Many Iraqis tired of occupation, violence

Both U.S. troop presence, insurrection lack support

April 10, 2004|By NEW YORK TIMES NEWS SERVICE

BAGHDAD, Iraq - The Happy Time restaurant sounds like an improbable place for Iraqis to discuss the turmoil and strife of a growing guerrilla war against U.S.-led troops occupying their country.

But one year after the fall of Saddam Hussein, Aseel Suheil and her friends sat in gathering darkness in the restaurant's courtyard and expressed disappointment with life in Iraq, fearing the prospect of more conflict as Shiite and Sunni militias battle foreign forces.

"The only reason we come to this restaurant is because it's close to where we live," Suheil said. "We are afraid of going out these days because of car bombs, and every young man seems to carry a gun now."

The Mahdi Army - the militia of the anti-American Shiite cleric Muqtada al-Sadr - is said by U.S. officials to stand at 4,000 to 6,000 members. And while many Iraqis say they support the idea of ridding their country of the military occupation, they are not all al-Sadr followers.

Many say they do not see a clear solution.

"I'm a Shiite, but I do not want the Mahdi Army," said Suheil's friend Nahla Abdel Wahid, a Shiite Muslim, as they sat in Happy Time. "They are too extreme and backward."

Suheil added, "They would never let us go out in the streets or sit here with our hair down." Some Shiite followers of al-Sadr want an Islamic government guided by senior clerics. "But the American forces should get out," she said. "They just attract gunfire now. They should leave it to us."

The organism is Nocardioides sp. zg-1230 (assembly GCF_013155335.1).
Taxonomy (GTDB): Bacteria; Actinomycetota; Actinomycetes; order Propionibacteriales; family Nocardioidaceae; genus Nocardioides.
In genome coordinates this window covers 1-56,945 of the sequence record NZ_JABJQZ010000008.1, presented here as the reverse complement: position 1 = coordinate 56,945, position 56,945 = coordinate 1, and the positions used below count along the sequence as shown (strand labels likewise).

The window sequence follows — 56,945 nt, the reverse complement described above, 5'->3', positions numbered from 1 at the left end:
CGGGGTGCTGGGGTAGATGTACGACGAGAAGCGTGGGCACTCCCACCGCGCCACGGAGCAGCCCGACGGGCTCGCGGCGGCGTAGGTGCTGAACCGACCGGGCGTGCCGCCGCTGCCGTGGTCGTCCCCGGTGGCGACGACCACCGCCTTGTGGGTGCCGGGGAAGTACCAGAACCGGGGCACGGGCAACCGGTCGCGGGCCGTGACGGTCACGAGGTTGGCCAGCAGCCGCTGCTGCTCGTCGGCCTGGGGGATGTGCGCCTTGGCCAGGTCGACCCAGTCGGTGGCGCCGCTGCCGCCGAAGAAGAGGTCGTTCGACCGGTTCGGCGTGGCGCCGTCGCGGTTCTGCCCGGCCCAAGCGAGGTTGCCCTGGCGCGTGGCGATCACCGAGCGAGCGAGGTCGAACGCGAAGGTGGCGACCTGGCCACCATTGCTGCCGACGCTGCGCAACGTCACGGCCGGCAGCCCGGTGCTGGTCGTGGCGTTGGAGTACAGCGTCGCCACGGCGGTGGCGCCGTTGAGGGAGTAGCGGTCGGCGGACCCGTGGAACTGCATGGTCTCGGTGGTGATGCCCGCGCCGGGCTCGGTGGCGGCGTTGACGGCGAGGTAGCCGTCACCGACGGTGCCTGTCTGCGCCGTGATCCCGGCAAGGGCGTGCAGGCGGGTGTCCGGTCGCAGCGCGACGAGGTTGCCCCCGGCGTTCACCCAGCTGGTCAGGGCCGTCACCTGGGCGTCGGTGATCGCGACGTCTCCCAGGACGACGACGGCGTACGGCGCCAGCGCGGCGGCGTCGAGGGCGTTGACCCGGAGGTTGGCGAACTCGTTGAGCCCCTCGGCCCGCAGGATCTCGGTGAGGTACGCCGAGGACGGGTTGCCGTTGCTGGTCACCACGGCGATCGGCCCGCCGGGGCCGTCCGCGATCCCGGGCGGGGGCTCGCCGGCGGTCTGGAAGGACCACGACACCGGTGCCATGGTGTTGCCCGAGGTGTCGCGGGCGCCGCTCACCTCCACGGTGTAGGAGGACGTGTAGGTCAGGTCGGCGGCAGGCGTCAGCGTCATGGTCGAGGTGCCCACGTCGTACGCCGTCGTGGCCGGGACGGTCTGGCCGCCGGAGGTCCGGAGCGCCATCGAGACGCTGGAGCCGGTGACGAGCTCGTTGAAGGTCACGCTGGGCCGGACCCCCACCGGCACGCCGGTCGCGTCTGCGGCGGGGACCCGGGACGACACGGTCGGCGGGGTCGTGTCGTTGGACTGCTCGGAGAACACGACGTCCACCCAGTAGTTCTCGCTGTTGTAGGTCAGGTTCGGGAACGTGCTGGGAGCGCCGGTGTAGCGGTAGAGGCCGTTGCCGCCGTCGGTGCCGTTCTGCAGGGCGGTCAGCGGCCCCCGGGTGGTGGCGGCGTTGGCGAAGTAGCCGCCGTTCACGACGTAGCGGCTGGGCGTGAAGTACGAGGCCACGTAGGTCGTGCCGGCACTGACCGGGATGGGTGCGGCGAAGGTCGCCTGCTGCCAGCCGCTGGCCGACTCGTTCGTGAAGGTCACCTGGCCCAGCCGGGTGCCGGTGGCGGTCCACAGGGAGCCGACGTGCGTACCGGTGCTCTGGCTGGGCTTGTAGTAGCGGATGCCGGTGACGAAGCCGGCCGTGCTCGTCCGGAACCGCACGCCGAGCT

The Mahdi Army and Sunnis fighting in Fallujah and Ramadi are loosely allied by a common purpose, which they say is to rid the country of foreign forces. Shiite and Sunni Muslims form a majority of Iraq's population.

Few people say they have much trust in the U.S.-backed Iraqi Governing Council, complaining that it is not elected. They are also distrustful of the interim constitution and of the promise that their lives will be improved when the United States returns sovereignty to the Iraqis in a largely ceremonial transfer at the end of June.

But there is little appetite for more fighting in a country that has been embroiled in the Iran-Iraq war, the 1991 war in Kuwait, and then the U.S.-led war last year. In that sense, Iraqis feel pushed into more instability.

"More people will just pour into the streets if they try to arrest Sadr," said Abed Jumaa, a 38-year-old war veteran, as he sat in a cafe in Baghdad's Zayona neighborhood, bustling with shoppers and diners. "But we are tired of conflict."

His friend Sabah Anwar has a deep scar across his head that he said was a wound from the Iran-Iraq war of the 1980s. He said the guerrillas fighting the United States have served as a sort of rallying point for Iraqis, giving them common ground.

"We have decided we should all say we are behind Sadr," he said. "We thank the United States only on one point - for getting rid of Saddam Hussein. After that we have been left on our own with nothing tangible."

An economics teacher, Talal Abdel-Hadi, said he was opposed to the occupation but was not convinced that the Mahdi Army represented the interests of Iraq's 24 million people.

"We are an educated people, and many of his followers are not cultured," he said. "Anyone who is elected by the people and can truly serve us is what we need now. As for the Americans, they have technology, and we have ideas. Maybe one day we can cooperate away from the language of violence."

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